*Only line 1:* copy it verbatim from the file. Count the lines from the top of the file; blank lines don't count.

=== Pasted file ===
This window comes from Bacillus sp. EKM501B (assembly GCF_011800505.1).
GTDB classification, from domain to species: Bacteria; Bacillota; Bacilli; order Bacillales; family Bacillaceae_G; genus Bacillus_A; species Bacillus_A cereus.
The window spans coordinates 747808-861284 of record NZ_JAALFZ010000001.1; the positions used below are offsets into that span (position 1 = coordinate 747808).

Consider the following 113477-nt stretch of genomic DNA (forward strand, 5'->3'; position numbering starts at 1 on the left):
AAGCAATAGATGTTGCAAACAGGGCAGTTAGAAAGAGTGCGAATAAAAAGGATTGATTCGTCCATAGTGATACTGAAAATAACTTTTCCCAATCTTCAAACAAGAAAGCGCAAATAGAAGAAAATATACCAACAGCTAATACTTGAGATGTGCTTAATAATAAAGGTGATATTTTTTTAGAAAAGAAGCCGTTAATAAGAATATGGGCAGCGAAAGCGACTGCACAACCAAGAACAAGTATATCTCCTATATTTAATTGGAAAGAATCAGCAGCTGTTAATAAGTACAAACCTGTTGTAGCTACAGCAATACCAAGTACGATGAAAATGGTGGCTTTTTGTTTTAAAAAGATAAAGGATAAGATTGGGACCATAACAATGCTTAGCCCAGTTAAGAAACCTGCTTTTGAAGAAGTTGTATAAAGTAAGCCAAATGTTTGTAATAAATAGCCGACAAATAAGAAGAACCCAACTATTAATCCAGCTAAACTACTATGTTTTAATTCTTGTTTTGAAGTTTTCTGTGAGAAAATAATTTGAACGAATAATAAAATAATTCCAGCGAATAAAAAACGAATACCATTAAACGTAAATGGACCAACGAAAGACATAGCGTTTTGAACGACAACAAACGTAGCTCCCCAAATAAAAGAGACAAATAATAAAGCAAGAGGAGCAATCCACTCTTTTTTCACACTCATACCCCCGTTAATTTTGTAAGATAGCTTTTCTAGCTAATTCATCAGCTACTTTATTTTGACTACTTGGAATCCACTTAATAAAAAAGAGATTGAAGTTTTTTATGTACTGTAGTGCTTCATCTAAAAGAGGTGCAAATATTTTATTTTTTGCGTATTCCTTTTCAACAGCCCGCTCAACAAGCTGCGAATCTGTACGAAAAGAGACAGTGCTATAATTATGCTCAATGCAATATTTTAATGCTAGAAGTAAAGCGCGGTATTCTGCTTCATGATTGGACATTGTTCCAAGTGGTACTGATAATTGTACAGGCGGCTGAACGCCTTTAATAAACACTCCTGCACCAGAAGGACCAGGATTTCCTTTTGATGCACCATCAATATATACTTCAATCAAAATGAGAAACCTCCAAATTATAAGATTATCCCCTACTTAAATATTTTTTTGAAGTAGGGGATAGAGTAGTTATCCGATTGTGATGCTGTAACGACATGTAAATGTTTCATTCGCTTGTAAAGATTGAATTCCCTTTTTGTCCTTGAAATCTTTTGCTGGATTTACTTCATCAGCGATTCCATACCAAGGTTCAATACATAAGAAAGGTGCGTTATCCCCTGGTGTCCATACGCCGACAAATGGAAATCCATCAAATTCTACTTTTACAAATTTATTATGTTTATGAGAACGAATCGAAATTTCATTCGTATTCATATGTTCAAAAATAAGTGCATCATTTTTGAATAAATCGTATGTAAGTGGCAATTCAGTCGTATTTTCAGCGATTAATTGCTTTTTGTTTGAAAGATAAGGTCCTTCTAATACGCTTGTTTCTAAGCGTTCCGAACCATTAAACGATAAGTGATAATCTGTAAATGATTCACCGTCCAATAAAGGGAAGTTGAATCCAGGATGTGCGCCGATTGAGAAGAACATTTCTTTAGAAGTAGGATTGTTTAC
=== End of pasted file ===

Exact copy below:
This window comes from Bacillus sp. EKM501B (assembly GCF_011800505.1).